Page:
Prevalence and molecular epidemiology studies for hepatitis B (HBV) and C (HCV) virus are scarce in Warao Amerindians from Venezuela, where an epidemic of human immunodeficiency virus type 1 (HIV-1) has recently been documented. To carry out a molecular epidemiology analysis of hepatitis B (HBV) and C (HCV) virus in Warao individuals from the Delta Amacuro State of Venezuela. A total of 548 sera were tested for serological and molecular markers for HBV and HCV. The prevalence of active infection (presence of HBV surface antigen, HBsAg), exposure to HBV (presence of Antibody to HBV core antigen, anti-HBc) and anti-HCV, was 1.8%, 13% and 0% respectively. HBV exposure was significantly lower in men below 18 years old and also lower than rates previously reported in other Amerindian communities from Venezuela. Thirty one percent (31%, 25/80) of individuals without evidence of HBV infection exhibited anti-HBs titer 10U.I / ml, being significantly more frequent in individuals younger than 20 years. A higher HBV exposure was observed among HIV-1 positive individuals (33% vs 11%, p <0.005). A high prevalence of occult HBV infection was also observed (5.6%, 11/195). Phylogenetic analysis of S gene and complete HBV genomes showed that F3 is the only circulating subgenotype, different from the F2 subgenotype found in 1991 in this population. These results suggest a recent introduction of subgenotype F3, with a low divergence among the isolates. These results highlight the importance of molecular epidemiology studies for viral control, and support the effectiveness of vaccination in reducing transmission of HBV.Copyright © 2018 Blanco et al. This is an open access article distributed under the terms of the Creative Commons Attribution License, which permits unrestricted use, distribution, and reproduction in any medium, provided the original author and source are credited.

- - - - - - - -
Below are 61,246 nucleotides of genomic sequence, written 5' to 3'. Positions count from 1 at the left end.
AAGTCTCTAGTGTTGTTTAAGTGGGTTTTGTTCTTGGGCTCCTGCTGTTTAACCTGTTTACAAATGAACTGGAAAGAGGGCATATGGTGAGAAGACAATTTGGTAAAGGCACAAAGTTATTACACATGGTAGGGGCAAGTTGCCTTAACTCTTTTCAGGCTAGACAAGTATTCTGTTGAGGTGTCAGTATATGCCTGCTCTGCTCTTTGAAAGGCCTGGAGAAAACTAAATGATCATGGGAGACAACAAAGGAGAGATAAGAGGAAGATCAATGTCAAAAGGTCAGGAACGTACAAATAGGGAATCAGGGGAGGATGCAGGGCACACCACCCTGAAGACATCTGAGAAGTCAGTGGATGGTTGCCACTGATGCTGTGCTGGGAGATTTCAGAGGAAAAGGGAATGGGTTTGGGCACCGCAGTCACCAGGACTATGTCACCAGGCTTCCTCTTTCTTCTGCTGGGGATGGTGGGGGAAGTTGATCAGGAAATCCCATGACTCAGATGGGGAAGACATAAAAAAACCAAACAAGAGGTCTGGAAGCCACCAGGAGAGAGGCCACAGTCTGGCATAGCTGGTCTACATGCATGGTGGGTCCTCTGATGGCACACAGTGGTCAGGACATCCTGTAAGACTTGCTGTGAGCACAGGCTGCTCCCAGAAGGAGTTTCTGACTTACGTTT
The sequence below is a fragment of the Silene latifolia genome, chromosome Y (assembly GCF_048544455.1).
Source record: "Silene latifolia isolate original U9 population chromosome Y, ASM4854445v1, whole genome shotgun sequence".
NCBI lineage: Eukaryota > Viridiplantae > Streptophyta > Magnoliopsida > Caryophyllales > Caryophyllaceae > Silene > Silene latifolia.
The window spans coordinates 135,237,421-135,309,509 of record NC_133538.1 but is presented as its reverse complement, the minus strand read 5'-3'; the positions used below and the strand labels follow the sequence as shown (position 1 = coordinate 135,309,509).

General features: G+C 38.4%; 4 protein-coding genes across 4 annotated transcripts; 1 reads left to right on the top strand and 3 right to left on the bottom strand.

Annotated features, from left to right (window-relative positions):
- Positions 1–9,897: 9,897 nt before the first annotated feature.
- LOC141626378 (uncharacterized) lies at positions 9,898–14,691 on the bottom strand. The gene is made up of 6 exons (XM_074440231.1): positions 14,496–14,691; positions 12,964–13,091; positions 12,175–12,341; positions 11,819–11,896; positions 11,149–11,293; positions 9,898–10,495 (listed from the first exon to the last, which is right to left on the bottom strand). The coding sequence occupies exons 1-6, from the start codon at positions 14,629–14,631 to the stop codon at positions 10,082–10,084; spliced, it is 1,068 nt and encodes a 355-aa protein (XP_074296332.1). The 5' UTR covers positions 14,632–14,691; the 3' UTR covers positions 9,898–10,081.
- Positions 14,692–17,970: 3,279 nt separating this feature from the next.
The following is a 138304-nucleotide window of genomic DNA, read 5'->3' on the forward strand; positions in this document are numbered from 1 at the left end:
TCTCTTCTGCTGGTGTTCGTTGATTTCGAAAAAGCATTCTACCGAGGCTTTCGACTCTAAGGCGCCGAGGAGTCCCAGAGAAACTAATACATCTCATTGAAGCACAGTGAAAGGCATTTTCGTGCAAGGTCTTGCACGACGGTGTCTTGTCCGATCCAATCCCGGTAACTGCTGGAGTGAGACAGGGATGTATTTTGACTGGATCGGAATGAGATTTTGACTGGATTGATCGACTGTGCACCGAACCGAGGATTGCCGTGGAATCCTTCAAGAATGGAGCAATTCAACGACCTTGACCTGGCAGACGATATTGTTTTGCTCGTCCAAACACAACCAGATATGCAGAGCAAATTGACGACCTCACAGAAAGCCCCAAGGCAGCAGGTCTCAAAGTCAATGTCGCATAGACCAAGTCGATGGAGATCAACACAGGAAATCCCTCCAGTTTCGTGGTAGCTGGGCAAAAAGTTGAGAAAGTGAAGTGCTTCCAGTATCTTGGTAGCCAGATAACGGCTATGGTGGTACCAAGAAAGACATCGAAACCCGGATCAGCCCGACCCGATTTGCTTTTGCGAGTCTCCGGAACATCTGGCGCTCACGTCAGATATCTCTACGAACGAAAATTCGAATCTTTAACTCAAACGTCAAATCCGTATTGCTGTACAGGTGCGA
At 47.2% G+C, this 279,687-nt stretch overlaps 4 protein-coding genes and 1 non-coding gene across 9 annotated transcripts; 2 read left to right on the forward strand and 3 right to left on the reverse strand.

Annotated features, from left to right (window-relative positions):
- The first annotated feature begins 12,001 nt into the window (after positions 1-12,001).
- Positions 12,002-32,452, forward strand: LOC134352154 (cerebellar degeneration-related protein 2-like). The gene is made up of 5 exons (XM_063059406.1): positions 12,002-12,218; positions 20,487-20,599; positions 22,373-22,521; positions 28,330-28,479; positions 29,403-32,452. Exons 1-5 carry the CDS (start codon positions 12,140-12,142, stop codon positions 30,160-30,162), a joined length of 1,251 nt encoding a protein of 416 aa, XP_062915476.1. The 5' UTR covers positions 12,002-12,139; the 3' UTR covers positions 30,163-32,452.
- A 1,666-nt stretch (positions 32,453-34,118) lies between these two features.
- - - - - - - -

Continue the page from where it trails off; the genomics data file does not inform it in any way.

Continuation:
R.Y., B., C.L., L., J.A., V., Y.F., S., M., M., J.H., D. W., … R.C., J. (2018). Decreasing prevalence of Hepatitis B and absence of Hepatitis C Virus infection in the Warao indigenous population of Venezuela. PLoS ONE, 13(5), e0197662. https://doi.org/http://dx.doi.org/10.1371/journal.pone.0197662